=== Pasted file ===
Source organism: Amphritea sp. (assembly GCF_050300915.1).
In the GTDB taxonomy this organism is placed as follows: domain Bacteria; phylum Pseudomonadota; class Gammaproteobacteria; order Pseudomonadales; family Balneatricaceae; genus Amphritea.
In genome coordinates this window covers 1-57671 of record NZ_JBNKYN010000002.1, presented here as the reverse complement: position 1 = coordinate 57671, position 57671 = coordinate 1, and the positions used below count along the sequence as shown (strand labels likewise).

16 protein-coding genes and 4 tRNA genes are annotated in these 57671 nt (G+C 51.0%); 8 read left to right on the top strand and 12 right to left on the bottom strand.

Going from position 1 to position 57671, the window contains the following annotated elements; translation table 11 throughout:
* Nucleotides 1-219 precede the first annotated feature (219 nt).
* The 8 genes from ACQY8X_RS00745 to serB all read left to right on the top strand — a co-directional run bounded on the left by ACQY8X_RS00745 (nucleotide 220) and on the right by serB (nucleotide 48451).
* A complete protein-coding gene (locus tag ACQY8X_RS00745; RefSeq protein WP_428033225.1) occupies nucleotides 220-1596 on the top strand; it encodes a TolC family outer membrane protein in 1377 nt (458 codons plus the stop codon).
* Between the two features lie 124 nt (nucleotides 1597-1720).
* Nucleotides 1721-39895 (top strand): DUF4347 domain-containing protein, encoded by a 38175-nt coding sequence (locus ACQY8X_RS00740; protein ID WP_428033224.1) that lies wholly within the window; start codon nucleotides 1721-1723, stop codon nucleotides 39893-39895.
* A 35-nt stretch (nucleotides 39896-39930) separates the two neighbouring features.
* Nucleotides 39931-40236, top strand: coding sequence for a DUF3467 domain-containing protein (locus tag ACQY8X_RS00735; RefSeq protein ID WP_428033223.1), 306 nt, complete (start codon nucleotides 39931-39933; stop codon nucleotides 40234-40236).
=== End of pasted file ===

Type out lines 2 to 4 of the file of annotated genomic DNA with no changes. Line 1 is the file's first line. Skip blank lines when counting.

In the GTDB taxonomy this organism is placed as follows: domain Bacteria; phylum Pseudomonadota; class Gammaproteobacteria; order Pseudomonadales; family Balneatricaceae; genus Amphritea.
In genome coordinates this window covers 1-57671 of record NZ_JBNKYN010000002.1, presented here as the reverse complement: position 1 = coordinate 57671, position 57671 = coordinate 1, and the positions used below count along the sequence as shown (strand labels likewise).

16 protein-coding genes and 4 tRNA genes are annotated in these 57671 nt (G+C 51.0%); 8 read left to right on the top strand and 12 right to left on the bottom strand.